Ten to Men: Australia's first longitudinal study into men's health

  • Back of older man and young boy at computer desk
By
Australian Institute of Family Studies
Ten to Men Study Team
Issue
FacebookTwitterEmailComments

The first of its kind, Ten to Men: The Australian Longitudinal Study on Male Health follows participants over time to understand the factors that have an impact upon the health and wellbeing of Australian males at different stages of life.

Why are Australian males more likely than females to experience health problems such as skin and lung cancer, heart, liver and respiratory disease, or stroke? Why are they less likely to visit a health professional? Why do men have shorter life expectancies than females? And why are these gaps even greater in rural and remote communities, particularly in Aboriginal and Torres Strait Islander  communities?

The Ten to Men study, the first longitudinal study into male health and wellbeing in Australia, was commissioned by the Australian Department of Heath to address these questions. The study was informed by the first National Male Health Policy and designed to understand the key social, economic, environmental and behavioural determinants that affect the health and longevity of Australian males. The name Ten to Men refers to the age range of boys and men in the study – from ten years old to adult men. The study aims to follow the same participants over time, as they transition through the different stages of life, to understand how changing life stages and circumstances affect the health and wellbeing of Australian men and boys, namely:

  • physical and emotional health (such as major health conditions, symptoms, positive mental health and depression);
  • health service use (covering GP and specialist visits, and service access issues and satisfaction);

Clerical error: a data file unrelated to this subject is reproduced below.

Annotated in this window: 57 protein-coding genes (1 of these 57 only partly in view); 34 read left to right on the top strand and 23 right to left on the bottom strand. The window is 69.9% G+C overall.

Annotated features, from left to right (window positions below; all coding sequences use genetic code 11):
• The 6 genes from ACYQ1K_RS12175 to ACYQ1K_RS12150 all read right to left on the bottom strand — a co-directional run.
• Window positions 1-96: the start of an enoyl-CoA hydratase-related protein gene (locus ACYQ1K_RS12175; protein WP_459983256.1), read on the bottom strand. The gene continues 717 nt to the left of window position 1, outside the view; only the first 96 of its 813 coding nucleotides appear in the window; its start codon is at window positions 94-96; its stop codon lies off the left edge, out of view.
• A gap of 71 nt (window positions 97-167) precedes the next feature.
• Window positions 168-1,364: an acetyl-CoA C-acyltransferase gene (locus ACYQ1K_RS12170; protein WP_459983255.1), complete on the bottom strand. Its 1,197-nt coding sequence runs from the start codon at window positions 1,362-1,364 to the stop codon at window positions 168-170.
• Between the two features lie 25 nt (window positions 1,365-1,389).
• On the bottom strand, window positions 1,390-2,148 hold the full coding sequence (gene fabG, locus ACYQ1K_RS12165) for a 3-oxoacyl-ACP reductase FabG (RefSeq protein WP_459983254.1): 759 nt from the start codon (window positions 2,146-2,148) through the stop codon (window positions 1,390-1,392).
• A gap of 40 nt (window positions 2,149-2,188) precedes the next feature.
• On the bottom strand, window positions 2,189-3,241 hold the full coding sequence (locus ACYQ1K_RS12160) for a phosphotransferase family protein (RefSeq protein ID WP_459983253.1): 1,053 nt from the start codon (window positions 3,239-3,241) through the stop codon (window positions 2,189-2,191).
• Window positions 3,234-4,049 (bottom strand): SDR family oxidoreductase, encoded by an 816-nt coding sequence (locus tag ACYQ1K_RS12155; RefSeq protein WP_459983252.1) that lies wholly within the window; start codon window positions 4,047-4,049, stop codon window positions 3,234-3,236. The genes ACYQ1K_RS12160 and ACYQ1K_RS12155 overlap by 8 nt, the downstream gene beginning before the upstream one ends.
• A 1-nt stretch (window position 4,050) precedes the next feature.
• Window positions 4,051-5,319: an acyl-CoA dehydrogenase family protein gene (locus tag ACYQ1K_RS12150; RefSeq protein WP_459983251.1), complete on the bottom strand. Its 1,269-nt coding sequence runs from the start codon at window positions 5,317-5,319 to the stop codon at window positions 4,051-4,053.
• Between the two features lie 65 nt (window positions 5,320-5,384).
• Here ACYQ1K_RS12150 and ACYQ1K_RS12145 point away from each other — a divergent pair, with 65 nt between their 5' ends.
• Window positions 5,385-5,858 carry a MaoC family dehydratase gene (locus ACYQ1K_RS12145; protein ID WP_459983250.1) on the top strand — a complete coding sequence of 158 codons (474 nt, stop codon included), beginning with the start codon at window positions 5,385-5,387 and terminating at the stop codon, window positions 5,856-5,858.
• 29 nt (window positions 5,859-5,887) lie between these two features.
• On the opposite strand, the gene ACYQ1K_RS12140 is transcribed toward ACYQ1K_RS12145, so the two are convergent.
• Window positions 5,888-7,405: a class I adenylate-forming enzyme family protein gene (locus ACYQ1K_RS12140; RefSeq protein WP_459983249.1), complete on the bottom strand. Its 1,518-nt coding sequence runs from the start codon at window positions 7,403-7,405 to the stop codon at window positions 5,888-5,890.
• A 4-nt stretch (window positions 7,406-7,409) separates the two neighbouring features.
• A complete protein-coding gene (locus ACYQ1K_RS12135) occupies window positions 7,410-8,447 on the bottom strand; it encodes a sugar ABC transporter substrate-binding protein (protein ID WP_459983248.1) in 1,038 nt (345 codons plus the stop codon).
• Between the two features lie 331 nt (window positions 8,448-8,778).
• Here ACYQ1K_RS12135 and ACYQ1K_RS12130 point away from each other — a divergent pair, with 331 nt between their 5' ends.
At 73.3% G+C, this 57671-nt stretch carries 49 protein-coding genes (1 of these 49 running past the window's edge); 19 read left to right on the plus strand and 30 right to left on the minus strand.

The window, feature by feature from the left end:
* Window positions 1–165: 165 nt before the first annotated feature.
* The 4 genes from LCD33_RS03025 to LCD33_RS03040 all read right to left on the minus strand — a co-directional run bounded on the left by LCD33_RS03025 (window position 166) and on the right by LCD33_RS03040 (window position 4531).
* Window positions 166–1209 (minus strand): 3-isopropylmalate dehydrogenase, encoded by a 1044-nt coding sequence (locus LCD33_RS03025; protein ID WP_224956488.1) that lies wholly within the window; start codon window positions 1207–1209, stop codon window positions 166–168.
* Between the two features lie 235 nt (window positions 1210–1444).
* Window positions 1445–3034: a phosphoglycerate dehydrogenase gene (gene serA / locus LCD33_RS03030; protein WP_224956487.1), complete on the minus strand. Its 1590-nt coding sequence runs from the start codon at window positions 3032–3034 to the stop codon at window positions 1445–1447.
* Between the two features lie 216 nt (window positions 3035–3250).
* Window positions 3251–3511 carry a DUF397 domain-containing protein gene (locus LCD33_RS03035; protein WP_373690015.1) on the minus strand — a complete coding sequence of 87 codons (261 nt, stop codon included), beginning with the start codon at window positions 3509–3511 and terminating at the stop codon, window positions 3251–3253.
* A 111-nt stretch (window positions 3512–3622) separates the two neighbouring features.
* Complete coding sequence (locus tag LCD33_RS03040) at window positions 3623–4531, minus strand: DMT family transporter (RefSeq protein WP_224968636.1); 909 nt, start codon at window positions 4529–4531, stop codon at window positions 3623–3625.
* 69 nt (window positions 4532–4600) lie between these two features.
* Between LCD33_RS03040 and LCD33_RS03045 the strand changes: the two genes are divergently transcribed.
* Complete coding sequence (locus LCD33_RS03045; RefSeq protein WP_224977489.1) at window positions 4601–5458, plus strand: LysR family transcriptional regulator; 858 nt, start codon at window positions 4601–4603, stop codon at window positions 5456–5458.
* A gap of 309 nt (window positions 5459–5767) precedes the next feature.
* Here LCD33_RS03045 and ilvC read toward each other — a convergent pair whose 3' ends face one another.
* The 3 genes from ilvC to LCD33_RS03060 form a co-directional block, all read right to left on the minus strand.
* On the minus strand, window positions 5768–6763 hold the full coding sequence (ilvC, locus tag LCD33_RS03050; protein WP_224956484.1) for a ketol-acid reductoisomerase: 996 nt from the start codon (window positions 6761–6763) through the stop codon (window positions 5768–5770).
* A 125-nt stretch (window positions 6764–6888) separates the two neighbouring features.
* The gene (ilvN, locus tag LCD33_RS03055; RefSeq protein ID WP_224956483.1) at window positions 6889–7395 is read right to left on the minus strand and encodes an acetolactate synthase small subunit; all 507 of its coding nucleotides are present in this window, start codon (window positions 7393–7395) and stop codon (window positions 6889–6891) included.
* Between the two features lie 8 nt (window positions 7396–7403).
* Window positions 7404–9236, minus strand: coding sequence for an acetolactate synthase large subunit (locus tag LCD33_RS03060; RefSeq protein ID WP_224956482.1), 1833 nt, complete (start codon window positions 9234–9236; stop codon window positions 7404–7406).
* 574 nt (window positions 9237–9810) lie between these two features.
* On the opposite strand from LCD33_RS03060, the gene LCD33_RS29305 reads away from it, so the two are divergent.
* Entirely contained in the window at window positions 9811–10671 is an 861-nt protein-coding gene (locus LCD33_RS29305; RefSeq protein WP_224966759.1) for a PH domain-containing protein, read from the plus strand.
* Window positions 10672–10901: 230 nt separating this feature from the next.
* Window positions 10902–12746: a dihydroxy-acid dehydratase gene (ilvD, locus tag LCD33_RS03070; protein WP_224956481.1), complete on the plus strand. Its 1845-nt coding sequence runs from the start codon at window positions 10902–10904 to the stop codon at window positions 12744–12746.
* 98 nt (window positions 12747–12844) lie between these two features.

• health behaviours, risks and protective factors (such as exercise, diet, sleep, smoking, alcohol and other drugs);
  • personal and family situation (such as family composition, relationships and living arrangements); and
  • social and environmental factors (including work life, education, social support and neighbourhood characteristics.

Ten to Men was designed by health, research and policy experts from leading research organisations in collaboration with the Department of Health. The first phase was carried out between 2013 and 2014 and gathered health and lifestyle information from almost 16,000 randomly selected males aged between ten and 55 years. Participants included those living in metropolitan, rural and regional Australia. In 2016 and 2017, more than 12,000 boys and males participated in the second phase of Ten to Men. The third stage of the study is currently underway with the main data collection to take place between May and December 2020.

Some insights from the Ten to Men study so far include:

  • Men who become fathers for the first time lower their risks of depression and drinking to excess, and, for ex-smokers, a higher likelihood of staying off cigarettes;
  • Men living in towns or regional centres are more likely to develop a physical health condition or anxiety compared to their city counterparts; and
  • Men who live in socioeconomically disadvantaged areas have an increased risk of developing depression and anxiety.

As the data from the Ten to Men study is being collected to improve male health, and make the health system more responsive to the health needs of men, this information is accessible to eligible individuals working in relevant research, policy and program development areas. This includes recognised research institutions and organisations, government departments and postgraduate students. Ten to Men: The Australian Longitudinal Study on Male Health is committed to working with researchers and the community for better health and well-being outcomes for all Australian males.

The study is managed by the Australian Institute of Family Studies and funded by the Department of Health. More information on the Ten to Men study can be found at tentomen.org.au.

 

 

 

Comment Count
0

Add new comment